|(Gaylon) Wayne Williams, Red Hot Mama|
Hickman, a small farming community in the South Western of the Commonwealth of Kentucky was on May 1st, 1933 the birthplace of Gaylon Wayne Williams. Much like Royce Porter, he received his musical education at home and in church. He formed his first band while still in Highschool and soon landed a show on radio WFUL in nearby Fulton, Kentucky. Shortly after graduation Wayne was called up for Army duty and shipped to Korea. Upon his return to civilian life he started working in the carpentry business with his father. This lasted only a few weeks as he dreamed of becoming a music star was just too strong. He travelled North to Chicago and started playing local clubs. Eventually he ended up in Jackson, Tennessee where he met Lamar Davis, a local fellow who cut records on anybody with a little talent. "Red Hot Mama," a fine rockabilly song, was pressed on Wayne’s own label called SURE. That’s how sure Wayne and his friends were about the success of their first single.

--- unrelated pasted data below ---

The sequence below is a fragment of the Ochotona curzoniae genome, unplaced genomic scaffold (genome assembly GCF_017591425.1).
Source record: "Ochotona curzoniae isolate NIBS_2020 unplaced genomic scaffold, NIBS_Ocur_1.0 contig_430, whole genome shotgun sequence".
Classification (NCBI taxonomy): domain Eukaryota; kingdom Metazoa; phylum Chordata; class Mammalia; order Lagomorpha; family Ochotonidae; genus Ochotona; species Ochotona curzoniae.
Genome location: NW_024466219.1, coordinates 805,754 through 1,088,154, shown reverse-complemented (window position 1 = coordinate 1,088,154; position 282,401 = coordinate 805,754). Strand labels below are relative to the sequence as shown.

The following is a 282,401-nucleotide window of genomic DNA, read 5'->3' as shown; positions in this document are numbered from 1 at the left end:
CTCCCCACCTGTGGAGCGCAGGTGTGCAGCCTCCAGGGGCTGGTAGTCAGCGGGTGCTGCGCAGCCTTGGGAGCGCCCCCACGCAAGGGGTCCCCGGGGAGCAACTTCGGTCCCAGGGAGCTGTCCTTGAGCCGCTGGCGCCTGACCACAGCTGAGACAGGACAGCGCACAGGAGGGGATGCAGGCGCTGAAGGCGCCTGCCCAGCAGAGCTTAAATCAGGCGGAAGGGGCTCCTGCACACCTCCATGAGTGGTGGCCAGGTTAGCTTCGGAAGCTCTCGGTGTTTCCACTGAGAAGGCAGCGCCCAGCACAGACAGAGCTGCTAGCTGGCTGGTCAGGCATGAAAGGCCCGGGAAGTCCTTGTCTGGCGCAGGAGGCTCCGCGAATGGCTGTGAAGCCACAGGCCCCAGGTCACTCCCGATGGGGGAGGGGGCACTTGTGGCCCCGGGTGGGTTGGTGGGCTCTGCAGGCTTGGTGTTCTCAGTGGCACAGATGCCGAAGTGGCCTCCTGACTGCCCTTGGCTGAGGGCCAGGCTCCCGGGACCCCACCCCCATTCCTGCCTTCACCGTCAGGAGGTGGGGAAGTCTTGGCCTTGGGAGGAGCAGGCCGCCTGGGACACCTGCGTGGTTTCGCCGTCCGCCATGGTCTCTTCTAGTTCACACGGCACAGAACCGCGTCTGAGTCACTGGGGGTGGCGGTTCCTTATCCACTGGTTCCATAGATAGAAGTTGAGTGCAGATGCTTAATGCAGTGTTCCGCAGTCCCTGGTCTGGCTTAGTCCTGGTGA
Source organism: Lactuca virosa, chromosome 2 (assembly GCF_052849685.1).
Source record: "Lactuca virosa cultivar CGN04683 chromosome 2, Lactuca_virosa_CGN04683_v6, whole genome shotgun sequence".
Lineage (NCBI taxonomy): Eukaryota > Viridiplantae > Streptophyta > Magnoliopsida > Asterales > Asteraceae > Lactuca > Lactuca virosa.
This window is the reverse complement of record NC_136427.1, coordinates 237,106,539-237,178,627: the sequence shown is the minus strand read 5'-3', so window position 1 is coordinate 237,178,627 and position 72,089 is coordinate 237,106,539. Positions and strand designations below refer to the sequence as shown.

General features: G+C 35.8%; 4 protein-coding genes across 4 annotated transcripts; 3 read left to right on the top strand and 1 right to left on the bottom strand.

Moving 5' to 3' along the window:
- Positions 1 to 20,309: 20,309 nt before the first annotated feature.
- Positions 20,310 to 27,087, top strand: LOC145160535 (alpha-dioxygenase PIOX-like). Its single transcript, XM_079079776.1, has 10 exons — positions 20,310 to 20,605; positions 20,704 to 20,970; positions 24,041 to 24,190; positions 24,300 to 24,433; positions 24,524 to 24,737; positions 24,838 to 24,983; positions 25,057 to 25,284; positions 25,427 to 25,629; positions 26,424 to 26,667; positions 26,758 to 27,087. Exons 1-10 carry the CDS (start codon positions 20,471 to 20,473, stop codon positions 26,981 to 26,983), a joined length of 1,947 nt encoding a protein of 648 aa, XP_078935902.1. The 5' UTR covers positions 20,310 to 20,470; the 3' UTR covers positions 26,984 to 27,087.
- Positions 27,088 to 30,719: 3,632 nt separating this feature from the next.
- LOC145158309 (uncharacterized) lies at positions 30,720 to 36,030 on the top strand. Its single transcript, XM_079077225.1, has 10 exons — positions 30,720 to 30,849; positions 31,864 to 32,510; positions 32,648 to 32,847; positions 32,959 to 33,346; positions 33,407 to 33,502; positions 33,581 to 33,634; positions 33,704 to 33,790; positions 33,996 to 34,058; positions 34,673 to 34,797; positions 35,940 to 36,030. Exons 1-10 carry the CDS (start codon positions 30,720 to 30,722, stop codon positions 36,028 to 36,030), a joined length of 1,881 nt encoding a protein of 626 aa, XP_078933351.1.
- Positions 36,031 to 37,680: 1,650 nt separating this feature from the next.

A total lack of distribution doomed the effort and current prices for a mint copy of the original single show how few did survive over the years. Travelling further South he ended up at Rose’s Barn, a huge nightclub in Dallas, Texas. Wayne Williams and his Sure Shots became local favorites and soon they performed regularly on the Big D Jamboree, sharing the bill with rockabilly giants like Carl Mann and Carl Perkins. By way of Chicago he finally settled down in Nashville, Tennessee in the midsixties. Gaylon Wayne, as he billed himself by now, cut his first Nashville session in 1968 resulting in "Pen and Paper" for HARVESTER Records. More singles followed, all clearly showing the rockabilly influence in Gaylon Wayne’s music. Wayne always wanted to write that one hit song. Music and songwriting, to Gaylon Wayne Williams it was like a cancer: it eats away at him and he just kept on trying!
From "Rockabilly Meeting" (Redita 117) by Adriaan Sturm
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